January 9, 2004 - Personal Web Site: I promised to post the Peace Corps' provided packing list for Mali for your amusement and comment

Peace Corps Online: Directory: Mali: Peace Corps Mali : The Peace Corps in Mali: January 9, 2004 - Personal Web Site: I promised to post the Peace Corps' provided packing list for Mali for your amusement and comment

By Admin1 (admin) (pool-151-196-19-87.balt.east.verizon.net - on Saturday, January 10, 2004 - 10:24 am: Edit Post

I promised to post the Peace Corps' provided packing list for Mali for your amusement and comment

I promised to post the Peace Corps' provided packing list for Mali for your amusement and comment

Tuesday, January 06, 2004

Happy Tuesday!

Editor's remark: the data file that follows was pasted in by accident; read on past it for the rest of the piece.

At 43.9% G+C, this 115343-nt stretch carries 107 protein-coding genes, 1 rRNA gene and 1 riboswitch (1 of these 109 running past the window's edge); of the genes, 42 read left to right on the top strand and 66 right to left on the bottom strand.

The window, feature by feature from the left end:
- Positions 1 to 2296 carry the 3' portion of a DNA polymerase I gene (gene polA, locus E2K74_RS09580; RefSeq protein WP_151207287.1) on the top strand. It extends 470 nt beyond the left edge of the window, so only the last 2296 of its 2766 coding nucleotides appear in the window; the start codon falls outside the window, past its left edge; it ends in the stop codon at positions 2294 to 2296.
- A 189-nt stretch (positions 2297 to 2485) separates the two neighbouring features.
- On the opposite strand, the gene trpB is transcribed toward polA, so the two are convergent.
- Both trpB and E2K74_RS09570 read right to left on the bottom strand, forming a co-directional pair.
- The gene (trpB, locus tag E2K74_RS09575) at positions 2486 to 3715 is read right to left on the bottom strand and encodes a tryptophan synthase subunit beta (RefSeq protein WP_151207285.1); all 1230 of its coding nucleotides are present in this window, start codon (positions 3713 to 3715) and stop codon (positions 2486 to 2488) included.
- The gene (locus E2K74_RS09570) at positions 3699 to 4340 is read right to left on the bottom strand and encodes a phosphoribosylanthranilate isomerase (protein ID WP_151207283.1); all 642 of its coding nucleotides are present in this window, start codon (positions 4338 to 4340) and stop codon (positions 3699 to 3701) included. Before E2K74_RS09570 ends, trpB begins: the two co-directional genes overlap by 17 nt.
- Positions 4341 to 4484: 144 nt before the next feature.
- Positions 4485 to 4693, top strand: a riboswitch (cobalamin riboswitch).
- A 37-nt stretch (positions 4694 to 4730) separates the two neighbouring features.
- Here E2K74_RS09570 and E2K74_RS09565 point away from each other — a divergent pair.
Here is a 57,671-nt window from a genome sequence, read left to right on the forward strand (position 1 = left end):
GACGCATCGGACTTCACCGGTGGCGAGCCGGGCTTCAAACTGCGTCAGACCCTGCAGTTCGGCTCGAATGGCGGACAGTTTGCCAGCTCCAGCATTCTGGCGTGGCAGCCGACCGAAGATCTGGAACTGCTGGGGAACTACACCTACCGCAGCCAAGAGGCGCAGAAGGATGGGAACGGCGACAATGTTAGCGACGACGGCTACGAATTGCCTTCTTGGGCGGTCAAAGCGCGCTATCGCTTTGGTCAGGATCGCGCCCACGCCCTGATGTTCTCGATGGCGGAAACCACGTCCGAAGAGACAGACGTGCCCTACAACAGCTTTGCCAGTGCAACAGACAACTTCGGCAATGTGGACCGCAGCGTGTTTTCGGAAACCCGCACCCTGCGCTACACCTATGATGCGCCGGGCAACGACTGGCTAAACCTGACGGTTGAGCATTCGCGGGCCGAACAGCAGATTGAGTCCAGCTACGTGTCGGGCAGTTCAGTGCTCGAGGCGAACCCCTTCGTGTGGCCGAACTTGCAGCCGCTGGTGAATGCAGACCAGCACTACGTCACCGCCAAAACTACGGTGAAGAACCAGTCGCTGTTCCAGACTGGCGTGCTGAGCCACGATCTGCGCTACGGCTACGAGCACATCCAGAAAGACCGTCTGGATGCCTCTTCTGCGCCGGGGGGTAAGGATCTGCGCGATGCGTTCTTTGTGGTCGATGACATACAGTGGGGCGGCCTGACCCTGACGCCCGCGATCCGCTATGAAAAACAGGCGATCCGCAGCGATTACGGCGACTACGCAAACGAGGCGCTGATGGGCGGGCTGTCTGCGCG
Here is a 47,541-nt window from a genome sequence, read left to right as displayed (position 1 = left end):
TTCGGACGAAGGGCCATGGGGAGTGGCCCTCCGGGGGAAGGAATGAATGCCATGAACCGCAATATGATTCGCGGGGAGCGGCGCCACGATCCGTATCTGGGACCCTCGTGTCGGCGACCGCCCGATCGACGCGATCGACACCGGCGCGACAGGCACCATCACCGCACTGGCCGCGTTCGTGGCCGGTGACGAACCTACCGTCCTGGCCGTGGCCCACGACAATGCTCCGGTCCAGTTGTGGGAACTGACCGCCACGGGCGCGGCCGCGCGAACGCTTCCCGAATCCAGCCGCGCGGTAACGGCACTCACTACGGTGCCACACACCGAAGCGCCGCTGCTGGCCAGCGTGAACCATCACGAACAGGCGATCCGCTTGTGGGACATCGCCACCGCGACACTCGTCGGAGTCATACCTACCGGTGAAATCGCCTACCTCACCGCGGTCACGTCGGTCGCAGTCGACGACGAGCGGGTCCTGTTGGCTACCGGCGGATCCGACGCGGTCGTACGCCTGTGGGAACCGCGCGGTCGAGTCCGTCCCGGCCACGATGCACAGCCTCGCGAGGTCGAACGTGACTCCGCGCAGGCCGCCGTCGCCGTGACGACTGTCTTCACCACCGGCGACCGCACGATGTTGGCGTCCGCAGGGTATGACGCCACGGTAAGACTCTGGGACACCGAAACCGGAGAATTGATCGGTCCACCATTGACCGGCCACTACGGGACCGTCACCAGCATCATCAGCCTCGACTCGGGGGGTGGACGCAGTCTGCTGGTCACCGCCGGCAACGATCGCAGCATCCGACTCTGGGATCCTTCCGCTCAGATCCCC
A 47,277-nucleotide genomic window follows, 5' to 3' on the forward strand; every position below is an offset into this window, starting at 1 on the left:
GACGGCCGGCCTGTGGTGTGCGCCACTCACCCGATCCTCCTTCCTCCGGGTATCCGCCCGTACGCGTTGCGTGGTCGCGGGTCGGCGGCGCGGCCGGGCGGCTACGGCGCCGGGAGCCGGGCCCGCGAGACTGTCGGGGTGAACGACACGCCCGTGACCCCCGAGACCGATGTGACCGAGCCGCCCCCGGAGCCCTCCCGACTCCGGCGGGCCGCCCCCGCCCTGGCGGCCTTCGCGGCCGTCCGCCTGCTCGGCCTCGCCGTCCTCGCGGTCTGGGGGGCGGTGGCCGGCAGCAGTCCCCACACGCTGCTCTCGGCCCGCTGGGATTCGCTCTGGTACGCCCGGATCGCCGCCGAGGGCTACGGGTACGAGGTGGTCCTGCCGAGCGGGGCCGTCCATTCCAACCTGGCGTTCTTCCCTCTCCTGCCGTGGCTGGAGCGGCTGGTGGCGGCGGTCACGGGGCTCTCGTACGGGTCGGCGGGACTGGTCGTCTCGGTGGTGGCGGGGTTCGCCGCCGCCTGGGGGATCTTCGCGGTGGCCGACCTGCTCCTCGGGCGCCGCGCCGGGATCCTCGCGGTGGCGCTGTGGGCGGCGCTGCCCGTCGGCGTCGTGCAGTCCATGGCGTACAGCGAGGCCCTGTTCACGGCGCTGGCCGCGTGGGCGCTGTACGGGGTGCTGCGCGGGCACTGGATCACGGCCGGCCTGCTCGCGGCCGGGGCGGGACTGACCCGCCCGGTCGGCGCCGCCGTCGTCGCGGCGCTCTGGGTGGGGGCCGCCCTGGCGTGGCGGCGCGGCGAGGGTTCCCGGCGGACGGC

Did everyone enjoy their first day back at work / school after the long holiday break? Just so you don't think I'm getting cocky about not going to work I'll let you know that I spent the morning at the dentist's office. Heheheh, work and school don't sound so bad anymore, do they? It was rough going, but you'll all be glad to know my teeth are set to stay nice 'n healthy for the next two years. What? You couldn't care less? OK, then, I'll get on to the good stuff.

I promised to post the Peace Corps' provided packing list for your amusement and comment. What do you think, folks? Is there anything missing? I'll pay special attention to advice from people who have travelled to developing countries before.

What to Pack

Here are the limits:

* total 80 pounds

* maximum 2 checked bags + 1 carry-on

* no one bag can weigh more than 50 lbs

* I have to be able to carry everything I pack

More Rules:

* no pets (but I can get one once I'm there)

* no weapons

* no explosives

* no cars or motorcycles

* no radio transmitters

Got it? OK, so now here's the Packing List section of my handbook, transcribed intact (well, almost), so you can't accuse me of making stuff up or leaving stuff out. My smart alecky comments are in italics

Packing List